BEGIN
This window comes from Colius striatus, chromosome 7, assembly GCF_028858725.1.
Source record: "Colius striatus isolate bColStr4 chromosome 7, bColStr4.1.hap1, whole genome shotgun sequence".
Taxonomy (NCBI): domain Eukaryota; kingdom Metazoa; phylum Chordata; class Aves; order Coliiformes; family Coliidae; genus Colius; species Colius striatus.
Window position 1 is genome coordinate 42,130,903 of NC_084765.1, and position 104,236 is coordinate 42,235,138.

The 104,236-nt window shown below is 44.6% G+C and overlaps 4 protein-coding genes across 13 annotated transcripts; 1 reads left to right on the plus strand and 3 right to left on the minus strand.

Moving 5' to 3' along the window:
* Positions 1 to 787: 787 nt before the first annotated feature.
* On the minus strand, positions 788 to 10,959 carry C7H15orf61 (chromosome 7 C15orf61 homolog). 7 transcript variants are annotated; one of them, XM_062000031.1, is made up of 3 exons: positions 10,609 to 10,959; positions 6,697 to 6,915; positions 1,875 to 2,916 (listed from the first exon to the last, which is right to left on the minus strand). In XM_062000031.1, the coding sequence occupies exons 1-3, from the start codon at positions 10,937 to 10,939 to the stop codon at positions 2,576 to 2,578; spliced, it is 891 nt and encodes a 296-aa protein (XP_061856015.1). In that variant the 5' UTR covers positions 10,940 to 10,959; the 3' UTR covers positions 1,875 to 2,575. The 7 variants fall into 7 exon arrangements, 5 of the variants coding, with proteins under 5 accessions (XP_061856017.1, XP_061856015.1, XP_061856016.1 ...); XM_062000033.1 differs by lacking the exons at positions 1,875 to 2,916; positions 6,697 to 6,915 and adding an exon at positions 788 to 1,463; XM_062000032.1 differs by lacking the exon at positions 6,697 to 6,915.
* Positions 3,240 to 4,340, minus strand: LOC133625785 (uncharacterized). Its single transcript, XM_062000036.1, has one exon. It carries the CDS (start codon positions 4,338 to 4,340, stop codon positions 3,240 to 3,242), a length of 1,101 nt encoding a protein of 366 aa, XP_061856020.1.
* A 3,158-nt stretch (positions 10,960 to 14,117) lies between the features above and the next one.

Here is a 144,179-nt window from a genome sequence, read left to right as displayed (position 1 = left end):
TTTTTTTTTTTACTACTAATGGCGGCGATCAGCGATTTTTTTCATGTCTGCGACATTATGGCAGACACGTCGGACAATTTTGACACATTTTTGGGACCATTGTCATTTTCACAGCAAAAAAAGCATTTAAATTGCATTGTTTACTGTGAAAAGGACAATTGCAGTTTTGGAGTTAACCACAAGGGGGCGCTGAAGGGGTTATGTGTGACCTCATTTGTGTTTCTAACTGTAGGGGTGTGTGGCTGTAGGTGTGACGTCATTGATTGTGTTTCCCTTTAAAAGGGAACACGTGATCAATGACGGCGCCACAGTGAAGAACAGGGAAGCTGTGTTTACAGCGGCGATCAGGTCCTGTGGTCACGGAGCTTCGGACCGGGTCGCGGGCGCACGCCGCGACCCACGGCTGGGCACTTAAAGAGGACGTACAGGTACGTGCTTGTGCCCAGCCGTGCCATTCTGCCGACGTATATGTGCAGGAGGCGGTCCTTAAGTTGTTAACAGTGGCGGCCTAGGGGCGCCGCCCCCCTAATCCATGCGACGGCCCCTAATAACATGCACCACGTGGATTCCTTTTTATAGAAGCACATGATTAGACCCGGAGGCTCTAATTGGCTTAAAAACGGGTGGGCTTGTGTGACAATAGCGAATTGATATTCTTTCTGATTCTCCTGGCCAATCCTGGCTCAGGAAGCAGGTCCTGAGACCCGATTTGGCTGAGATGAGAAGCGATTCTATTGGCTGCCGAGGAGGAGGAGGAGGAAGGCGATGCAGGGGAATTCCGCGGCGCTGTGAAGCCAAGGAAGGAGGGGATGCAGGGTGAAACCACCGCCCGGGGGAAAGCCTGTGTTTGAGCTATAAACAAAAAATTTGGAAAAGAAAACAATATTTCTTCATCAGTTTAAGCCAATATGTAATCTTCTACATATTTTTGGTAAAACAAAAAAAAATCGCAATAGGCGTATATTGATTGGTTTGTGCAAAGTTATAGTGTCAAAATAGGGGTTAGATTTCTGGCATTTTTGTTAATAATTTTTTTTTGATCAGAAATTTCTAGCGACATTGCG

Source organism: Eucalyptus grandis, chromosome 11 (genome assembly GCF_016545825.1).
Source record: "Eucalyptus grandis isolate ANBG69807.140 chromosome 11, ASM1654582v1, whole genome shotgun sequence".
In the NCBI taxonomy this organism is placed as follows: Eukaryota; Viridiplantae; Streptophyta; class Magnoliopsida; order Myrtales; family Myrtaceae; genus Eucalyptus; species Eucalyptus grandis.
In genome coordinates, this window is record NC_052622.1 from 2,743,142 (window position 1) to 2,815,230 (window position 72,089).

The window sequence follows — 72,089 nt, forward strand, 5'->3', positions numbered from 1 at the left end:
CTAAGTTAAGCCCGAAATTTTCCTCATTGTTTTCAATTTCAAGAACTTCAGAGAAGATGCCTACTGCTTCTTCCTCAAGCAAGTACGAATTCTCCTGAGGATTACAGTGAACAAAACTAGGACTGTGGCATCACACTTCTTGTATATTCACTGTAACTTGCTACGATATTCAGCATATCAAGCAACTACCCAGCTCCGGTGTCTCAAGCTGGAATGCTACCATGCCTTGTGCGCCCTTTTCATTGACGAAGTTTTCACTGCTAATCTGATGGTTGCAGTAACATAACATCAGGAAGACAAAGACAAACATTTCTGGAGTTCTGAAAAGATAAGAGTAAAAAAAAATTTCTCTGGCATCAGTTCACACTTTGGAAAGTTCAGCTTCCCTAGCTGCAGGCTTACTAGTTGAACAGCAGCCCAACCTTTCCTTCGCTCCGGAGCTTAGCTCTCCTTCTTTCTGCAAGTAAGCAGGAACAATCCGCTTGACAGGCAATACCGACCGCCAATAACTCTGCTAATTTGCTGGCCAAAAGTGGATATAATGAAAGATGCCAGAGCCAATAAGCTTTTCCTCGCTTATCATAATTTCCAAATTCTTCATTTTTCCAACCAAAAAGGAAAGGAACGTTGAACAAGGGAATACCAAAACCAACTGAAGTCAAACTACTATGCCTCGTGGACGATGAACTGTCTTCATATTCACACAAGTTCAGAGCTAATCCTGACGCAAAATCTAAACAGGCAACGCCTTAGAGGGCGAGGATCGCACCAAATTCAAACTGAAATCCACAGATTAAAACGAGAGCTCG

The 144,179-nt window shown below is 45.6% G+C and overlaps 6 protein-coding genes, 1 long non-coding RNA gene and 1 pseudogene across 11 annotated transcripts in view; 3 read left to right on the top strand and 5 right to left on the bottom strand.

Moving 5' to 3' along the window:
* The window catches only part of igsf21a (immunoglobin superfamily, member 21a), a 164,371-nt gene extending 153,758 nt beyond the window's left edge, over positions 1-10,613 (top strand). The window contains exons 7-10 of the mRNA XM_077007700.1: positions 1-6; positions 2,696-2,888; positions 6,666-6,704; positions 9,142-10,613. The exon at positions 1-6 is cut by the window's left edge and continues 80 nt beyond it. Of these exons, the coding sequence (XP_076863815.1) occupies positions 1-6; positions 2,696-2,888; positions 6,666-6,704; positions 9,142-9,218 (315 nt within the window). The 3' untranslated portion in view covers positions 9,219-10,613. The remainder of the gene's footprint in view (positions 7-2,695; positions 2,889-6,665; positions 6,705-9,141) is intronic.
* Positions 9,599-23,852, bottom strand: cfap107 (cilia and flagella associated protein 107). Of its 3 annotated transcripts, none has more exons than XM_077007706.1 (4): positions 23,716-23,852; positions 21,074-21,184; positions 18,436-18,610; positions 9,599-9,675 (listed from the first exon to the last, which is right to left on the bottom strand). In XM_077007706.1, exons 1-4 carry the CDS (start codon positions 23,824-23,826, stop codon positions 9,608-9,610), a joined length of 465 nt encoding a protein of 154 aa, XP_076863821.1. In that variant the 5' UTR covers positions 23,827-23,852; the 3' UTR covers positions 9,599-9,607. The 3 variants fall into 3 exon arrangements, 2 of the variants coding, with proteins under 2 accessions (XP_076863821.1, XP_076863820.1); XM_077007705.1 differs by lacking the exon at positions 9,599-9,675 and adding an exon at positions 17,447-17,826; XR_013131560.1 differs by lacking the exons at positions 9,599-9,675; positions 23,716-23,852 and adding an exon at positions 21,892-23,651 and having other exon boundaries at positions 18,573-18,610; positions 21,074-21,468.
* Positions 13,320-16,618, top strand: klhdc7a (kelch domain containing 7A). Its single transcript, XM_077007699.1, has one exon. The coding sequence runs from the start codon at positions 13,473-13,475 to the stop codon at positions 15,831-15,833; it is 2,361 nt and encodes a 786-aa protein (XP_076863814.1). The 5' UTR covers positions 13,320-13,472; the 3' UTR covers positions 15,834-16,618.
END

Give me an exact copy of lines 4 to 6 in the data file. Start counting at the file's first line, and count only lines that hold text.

Window position 1 is genome coordinate 42,130,903 of NC_084765.1, and position 104,236 is coordinate 42,235,138.

The 104,236-nt window shown below is 44.6% G+C and overlaps 4 protein-coding genes across 13 annotated transcripts; 1 reads left to right on the plus strand and 3 right to left on the minus strand.

Moving 5' to 3' along the window: